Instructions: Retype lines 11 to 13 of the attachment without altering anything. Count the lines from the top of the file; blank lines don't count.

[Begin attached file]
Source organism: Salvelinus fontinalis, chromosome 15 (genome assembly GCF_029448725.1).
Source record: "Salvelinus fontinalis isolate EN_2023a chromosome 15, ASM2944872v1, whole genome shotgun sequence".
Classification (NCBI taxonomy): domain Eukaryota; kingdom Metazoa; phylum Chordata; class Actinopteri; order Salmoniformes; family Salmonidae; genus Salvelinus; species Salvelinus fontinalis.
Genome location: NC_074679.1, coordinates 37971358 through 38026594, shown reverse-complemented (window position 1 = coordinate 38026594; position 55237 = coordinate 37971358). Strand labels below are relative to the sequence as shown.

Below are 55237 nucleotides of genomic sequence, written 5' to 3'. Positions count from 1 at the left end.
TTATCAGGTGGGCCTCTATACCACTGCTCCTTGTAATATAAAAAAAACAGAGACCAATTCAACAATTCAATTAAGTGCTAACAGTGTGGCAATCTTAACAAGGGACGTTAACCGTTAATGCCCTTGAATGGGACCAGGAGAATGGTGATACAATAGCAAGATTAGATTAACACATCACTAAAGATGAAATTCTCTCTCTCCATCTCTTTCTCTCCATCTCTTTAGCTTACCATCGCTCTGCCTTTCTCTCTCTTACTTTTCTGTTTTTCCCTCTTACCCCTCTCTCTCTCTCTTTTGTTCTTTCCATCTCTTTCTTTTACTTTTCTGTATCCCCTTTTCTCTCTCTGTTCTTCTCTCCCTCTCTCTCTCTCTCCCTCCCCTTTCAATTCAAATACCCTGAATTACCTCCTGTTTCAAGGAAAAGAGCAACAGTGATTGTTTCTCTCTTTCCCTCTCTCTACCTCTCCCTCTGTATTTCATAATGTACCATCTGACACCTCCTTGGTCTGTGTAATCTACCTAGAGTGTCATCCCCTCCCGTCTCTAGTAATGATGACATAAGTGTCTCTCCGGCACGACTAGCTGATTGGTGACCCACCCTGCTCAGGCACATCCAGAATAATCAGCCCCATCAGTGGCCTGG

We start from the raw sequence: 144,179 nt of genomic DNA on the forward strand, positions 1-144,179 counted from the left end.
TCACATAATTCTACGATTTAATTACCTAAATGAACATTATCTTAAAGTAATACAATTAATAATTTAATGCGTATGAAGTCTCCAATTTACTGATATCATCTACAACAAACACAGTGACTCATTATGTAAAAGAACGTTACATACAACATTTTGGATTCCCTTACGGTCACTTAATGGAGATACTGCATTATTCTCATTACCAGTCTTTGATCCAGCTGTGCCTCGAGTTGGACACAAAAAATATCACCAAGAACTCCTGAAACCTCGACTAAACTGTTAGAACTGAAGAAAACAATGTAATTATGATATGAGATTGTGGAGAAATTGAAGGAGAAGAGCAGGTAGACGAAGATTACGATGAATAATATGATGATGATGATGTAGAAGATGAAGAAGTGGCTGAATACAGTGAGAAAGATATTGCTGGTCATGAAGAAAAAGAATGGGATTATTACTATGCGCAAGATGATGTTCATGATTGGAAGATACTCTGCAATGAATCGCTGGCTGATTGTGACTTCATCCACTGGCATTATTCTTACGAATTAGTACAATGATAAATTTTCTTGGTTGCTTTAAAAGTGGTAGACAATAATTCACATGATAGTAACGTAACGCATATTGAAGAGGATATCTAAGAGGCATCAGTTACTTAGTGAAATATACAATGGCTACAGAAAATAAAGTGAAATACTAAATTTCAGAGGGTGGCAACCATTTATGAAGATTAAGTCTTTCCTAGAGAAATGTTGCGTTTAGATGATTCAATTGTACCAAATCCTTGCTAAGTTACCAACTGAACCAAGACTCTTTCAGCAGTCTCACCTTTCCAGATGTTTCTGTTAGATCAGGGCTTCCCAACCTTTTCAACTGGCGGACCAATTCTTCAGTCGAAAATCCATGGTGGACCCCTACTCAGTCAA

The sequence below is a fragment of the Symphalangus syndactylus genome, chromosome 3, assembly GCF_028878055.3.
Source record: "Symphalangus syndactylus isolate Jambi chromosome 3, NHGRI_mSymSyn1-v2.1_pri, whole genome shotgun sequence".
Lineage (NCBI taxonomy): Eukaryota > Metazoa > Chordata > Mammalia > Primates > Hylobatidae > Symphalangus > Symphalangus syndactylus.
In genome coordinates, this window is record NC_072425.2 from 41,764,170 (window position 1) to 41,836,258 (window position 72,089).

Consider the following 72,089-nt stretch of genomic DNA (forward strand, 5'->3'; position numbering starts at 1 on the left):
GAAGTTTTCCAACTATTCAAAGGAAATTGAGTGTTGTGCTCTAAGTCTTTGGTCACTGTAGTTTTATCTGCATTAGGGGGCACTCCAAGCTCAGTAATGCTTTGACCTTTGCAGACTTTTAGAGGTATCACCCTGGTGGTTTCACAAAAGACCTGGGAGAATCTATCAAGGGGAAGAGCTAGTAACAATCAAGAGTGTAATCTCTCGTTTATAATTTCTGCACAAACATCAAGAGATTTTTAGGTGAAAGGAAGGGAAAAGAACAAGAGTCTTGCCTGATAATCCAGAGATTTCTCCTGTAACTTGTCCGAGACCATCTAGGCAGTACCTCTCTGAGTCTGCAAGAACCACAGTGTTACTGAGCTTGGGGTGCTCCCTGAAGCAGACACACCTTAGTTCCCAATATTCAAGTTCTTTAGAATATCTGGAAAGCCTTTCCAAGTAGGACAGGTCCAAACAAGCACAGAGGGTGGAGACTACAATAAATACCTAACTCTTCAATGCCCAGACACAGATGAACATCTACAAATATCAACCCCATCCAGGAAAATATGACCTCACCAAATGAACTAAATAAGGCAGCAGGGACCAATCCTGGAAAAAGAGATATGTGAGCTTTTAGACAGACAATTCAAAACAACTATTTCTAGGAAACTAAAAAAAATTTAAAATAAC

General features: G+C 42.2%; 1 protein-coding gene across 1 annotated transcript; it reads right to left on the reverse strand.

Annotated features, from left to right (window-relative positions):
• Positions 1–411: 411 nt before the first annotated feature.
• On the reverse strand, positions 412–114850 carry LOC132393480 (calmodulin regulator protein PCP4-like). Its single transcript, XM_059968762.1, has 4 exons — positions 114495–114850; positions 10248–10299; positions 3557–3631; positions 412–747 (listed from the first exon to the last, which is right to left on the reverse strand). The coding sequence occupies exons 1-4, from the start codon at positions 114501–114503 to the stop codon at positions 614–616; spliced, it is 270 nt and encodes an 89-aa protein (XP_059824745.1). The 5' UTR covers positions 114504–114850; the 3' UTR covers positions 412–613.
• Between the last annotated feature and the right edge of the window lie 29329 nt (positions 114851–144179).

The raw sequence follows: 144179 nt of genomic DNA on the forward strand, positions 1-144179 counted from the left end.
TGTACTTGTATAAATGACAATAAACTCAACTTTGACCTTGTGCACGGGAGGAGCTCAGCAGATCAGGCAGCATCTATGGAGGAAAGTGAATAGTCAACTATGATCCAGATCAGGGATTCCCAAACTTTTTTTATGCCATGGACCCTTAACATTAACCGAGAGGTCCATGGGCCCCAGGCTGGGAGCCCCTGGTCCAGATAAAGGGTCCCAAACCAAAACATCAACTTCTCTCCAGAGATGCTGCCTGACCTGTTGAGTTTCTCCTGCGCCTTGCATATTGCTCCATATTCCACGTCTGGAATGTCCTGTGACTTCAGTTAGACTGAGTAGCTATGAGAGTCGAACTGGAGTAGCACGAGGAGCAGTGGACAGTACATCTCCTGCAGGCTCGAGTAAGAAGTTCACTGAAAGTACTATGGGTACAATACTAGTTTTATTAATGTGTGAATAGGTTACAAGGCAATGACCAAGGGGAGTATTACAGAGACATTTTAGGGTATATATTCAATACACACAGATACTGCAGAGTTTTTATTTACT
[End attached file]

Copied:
Lineage (NCBI taxonomy): Eukaryota > Metazoa > Chordata > Mammalia > Primates > Hylobatidae > Symphalangus > Symphalangus syndactylus.
In genome coordinates, this window is record NC_072425.2 from 41,764,170 (window position 1) to 41,836,258 (window position 72,089).

Consider the following 72,089-nt stretch of genomic DNA (forward strand, 5'->3'; position numbering starts at 1 on the left):